The Iowa Review Spring 2021 is a collection of poetry, nonfiction, and fiction published by the University of Iowa. This issue heavily focused on the voices of veterans within its fiction portion. There were some bright spots in the issue, namely ‘Coelacanth’ by Ellis Scott, ‘The Lantern’ by Greg Wrenn, and ‘Routes’ by David Lombardi. These stories, at least, felt authentic with unique voices and twinges of queerness that I felt like I could relate to.
However, I was deeply disappointed with the rest of the pieces featured. Many of the stories written by and about veterans carried with them a staleness like in ‘Where’s Charlie?’ by Erik Cederblom. The story relied too deeply on the narrative of the prideful and just America, that all nuance was lost. No new ground felt like it was trod since many of the stories featured white male protagonists and didn’t critically view America’s actions as it related to war. The enemy was generally vilified and the only story to critically think about the military, ‘He Said, She Said’ by Jerri Bell, eventually fell in line with that narrative at the end. I was also not impressed at the poem ‘Dire Offense’ by Mark Levine as it seemed to become incoherent with a nonsensical stanza listing random nouns. It dragged on far too long and also relied too heavily on an unconventional rhyming scheme. Overall, I expected a more critical issue.
Final Rating: 2.5/5
The Song of Achilles is a novel by Madeline Miller that focuses on the relationship between Achilles and his gay lover Patroclus before and during the siege of Troy. Miller takes from the source material of the Iliad and works in a deeply powerful mortal relationship not often written about in Greek mythology. The relationship been Achilles and Patroclus is written naturally and fluidly to offer a look into their budding understanding of each other. It’s a heartfelt, and at times, moving piece that works in Greek legend, the human condition, and a history that has been long overlooked. It was crafted in a way that let me ease into the work of Ancient Greece without being shocked. I also appreciated the relationship cultured between Patroclus and his father and Achilles and Thetis.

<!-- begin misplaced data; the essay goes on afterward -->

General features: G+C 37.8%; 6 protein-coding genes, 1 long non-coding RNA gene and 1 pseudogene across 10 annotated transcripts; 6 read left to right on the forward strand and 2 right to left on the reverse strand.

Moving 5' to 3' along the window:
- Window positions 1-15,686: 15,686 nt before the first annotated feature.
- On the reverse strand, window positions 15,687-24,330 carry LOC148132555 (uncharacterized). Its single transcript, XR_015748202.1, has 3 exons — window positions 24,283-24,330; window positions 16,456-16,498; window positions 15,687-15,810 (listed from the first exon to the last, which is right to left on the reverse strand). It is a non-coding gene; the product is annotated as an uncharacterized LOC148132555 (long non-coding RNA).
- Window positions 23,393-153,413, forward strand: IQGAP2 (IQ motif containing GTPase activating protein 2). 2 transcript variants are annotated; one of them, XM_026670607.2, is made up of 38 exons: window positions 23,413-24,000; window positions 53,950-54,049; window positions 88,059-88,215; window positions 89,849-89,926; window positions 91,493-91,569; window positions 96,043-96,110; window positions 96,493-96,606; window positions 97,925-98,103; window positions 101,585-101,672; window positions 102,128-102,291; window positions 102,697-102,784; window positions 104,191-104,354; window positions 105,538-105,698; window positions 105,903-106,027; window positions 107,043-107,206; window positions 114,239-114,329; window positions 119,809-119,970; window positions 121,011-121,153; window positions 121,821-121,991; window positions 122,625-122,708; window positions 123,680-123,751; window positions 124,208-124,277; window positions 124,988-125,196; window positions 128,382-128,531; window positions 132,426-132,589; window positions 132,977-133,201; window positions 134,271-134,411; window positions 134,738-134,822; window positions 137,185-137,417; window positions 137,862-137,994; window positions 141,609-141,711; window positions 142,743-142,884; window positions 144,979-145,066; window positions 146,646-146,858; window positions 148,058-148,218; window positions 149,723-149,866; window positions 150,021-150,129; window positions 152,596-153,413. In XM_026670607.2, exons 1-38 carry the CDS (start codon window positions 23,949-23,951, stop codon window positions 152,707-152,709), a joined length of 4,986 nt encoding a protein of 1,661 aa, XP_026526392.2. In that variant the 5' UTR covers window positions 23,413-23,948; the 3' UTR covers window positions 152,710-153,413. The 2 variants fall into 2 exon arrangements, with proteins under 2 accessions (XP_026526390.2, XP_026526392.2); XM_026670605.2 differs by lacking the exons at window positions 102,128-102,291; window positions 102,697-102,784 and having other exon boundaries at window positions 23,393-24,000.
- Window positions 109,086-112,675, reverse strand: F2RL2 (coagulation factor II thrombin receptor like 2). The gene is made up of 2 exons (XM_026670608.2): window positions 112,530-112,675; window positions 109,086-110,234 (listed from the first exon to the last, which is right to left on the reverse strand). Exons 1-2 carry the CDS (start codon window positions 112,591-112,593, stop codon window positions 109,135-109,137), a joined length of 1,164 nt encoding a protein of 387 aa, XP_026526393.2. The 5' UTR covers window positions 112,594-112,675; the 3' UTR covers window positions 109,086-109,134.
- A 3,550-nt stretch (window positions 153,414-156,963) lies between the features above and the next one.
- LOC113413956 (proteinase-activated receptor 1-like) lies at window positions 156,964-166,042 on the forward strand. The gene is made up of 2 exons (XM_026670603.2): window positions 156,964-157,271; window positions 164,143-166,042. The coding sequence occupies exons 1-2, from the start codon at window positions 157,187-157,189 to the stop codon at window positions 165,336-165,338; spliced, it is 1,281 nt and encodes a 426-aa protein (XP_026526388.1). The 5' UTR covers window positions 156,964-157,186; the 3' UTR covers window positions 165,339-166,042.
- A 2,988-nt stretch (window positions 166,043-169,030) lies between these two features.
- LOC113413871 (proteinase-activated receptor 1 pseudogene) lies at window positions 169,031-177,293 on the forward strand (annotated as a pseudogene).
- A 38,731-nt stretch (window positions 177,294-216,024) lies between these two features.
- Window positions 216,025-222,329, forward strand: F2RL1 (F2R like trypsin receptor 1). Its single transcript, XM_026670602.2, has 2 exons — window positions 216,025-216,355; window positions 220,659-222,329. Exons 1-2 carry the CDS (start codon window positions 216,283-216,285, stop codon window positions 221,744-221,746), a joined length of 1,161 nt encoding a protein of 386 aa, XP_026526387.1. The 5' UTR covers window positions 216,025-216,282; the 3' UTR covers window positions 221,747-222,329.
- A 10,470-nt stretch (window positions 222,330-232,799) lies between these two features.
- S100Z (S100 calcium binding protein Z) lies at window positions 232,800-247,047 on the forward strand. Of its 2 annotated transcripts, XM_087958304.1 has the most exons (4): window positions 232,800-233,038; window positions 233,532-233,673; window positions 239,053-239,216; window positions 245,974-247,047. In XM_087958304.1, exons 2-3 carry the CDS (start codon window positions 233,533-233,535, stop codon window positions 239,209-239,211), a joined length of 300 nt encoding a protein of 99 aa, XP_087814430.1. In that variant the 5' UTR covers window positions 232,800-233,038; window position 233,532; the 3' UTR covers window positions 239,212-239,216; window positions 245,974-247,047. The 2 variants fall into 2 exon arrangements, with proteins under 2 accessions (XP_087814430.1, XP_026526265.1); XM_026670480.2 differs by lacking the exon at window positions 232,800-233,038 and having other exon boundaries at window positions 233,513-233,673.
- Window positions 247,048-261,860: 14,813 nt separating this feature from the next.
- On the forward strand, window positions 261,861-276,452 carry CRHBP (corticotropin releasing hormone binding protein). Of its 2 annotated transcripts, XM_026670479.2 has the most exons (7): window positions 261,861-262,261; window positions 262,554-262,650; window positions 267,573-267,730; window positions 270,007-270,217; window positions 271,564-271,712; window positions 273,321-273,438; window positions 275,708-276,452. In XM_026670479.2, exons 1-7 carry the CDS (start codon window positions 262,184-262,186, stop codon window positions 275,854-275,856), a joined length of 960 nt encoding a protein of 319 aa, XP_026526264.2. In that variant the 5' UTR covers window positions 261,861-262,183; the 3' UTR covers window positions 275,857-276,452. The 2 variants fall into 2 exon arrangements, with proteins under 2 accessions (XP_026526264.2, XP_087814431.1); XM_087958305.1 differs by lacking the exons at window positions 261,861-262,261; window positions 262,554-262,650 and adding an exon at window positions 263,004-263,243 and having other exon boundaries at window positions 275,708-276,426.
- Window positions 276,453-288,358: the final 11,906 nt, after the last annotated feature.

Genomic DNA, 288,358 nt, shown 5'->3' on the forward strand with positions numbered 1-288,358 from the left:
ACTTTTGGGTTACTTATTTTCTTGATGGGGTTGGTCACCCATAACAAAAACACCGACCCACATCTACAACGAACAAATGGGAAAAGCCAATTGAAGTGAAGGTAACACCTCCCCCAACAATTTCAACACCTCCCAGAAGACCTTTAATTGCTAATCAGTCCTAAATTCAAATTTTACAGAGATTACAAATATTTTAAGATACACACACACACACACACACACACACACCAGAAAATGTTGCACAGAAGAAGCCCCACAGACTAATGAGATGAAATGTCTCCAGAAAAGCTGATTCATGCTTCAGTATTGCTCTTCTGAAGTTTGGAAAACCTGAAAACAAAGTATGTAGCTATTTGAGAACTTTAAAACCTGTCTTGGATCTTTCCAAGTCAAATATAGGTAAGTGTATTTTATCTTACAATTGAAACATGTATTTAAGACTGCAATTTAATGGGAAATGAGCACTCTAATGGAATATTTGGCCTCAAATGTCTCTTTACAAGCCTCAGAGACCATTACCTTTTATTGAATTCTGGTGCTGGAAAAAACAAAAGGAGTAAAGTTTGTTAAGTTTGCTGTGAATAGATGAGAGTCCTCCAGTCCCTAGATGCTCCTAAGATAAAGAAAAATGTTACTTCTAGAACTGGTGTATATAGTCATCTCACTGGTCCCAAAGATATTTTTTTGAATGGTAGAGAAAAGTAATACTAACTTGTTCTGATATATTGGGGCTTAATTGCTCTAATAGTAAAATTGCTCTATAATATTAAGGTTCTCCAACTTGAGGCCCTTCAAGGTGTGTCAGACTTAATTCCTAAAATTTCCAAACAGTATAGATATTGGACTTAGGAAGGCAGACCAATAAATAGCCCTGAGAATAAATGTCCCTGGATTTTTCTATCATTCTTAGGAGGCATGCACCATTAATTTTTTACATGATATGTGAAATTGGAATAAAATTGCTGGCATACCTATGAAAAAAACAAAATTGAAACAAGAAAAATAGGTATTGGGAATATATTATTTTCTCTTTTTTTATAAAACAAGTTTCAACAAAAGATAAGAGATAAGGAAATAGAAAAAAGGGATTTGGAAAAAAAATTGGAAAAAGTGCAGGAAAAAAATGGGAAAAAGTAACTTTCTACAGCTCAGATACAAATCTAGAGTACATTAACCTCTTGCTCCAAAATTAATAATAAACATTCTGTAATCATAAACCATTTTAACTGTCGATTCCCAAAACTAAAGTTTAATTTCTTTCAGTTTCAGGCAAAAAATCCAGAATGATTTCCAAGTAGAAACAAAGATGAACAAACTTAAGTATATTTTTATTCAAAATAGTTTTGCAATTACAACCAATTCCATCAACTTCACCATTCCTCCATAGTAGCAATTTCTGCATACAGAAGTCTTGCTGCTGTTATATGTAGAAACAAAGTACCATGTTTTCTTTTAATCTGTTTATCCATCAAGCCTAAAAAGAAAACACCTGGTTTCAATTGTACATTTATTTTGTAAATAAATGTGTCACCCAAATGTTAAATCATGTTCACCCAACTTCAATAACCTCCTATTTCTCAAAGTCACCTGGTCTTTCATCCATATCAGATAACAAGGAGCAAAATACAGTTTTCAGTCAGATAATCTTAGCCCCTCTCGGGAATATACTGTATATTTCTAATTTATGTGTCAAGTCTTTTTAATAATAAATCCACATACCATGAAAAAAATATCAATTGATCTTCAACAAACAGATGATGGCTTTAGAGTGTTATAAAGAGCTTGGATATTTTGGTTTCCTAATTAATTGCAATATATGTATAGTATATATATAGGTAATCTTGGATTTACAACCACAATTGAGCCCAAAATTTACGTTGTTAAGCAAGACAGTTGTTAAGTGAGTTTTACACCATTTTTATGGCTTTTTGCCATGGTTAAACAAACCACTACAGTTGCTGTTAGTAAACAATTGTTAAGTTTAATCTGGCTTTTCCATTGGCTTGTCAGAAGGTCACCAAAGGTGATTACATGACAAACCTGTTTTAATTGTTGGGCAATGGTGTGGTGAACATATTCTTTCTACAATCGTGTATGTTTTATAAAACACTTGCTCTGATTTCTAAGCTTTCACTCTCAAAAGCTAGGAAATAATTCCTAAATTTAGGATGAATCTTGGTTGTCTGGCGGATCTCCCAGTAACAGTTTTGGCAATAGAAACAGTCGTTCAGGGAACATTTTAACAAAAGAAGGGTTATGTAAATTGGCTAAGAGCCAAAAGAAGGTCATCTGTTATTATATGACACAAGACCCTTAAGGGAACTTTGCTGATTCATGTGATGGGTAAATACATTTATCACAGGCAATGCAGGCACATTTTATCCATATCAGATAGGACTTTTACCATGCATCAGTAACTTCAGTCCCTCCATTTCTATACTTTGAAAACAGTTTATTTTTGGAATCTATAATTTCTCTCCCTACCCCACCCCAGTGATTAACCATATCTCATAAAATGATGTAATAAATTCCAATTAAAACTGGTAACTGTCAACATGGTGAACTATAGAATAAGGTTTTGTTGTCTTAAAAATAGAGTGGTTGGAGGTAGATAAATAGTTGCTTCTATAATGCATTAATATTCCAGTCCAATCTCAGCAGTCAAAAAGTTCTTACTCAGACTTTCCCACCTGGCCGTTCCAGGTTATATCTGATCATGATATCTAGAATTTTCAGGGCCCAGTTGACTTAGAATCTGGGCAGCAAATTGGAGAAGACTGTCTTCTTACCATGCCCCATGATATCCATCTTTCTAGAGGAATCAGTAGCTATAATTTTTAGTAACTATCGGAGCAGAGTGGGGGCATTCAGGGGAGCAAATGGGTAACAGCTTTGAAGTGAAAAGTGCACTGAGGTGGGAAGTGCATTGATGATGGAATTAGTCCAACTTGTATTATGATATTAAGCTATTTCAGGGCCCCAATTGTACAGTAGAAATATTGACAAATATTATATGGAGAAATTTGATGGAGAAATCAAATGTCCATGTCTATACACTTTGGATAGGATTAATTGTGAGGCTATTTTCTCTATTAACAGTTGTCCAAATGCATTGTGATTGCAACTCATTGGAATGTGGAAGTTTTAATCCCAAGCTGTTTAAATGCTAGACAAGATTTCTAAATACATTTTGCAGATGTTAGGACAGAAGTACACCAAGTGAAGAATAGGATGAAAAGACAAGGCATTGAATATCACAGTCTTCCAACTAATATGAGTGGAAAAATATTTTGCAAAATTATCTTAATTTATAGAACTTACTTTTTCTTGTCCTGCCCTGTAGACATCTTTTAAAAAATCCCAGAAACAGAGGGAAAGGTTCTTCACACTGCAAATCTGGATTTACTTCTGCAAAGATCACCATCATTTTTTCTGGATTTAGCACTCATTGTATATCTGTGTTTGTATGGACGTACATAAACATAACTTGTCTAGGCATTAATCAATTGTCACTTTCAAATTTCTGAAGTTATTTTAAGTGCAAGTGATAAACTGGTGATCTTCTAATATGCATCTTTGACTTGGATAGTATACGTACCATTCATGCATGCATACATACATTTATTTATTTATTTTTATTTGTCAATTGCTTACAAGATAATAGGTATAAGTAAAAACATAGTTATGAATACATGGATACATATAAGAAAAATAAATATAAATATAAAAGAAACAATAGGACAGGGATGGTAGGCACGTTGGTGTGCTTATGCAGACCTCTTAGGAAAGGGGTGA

Final Rating: 4.5/5
American Short Fiction Issue 74 is a collection of short stories that deals in the strange and sometimes overlooked parts of the world. The characters in ‘After Hours at the Acacia Pool’ by Kirstin Valdez Quade, ‘Transit’ by Morgan Thomas, and ‘Sissies’ by hurmat kazmi are all seen as weird and different in the worlds around them. I am particularly fascinated with both ‘Transit’ and ‘Sissies’ whose language and moments feel right in the bizarre contexts they are within. I don’t often read a collection of short stories and find quality in each piece.
Final Rating: 4/5
Searching for Sylvie Lee is a novel by Jean Kwok which focuses on the disappearance and death of the character Sylvie Lee in the Netherlands. It is split into three narratives: the mother, Amy who is the sister, and Sylvie Lee before she goes missing. I found the threads of Asian themes worked well to show the alienation and distancing that Asians face in other countries. And I felt that the story was elegant in continuing to hold tension about Sylvie’s death up until the last moments. The reports, phone calls, messages, and emails felt natural in the novel and worked to vary the way the story was told. I enjoyed the drama, suspense, and action that existed, but I felt there were a few things that didn’t work as well.